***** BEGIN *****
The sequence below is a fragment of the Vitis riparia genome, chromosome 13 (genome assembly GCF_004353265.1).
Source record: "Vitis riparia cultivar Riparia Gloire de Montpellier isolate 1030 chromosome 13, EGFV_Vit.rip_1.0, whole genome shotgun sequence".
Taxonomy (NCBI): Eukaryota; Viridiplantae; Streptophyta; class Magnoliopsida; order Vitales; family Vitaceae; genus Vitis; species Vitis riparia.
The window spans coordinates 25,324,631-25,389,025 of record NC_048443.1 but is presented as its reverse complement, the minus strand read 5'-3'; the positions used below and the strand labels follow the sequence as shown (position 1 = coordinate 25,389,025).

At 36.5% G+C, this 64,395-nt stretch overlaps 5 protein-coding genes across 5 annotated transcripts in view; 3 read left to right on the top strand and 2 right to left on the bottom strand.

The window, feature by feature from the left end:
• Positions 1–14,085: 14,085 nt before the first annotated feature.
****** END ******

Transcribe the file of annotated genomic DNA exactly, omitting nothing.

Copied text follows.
The sequence below is a fragment of the Vitis riparia genome, chromosome 13 (genome assembly GCF_004353265.1).
Source record: "Vitis riparia cultivar Riparia Gloire de Montpellier isolate 1030 chromosome 13, EGFV_Vit.rip_1.0, whole genome shotgun sequence".
Taxonomy (NCBI): Eukaryota; Viridiplantae; Streptophyta; class Magnoliopsida; order Vitales; family Vitaceae; genus Vitis; species Vitis riparia.
The window spans coordinates 25,324,631-25,389,025 of record NC_048443.1 but is presented as its reverse complement, the minus strand read 5'-3'; the positions used below and the strand labels follow the sequence as shown (position 1 = coordinate 25,389,025).

At 36.5% G+C, this 64,395-nt stretch overlaps 5 protein-coding genes across 5 annotated transcripts in view; 3 read left to right on the top strand and 2 right to left on the bottom strand.

The window, feature by feature from the left end:
• Positions 1–14,085: 14,085 nt before the first annotated feature.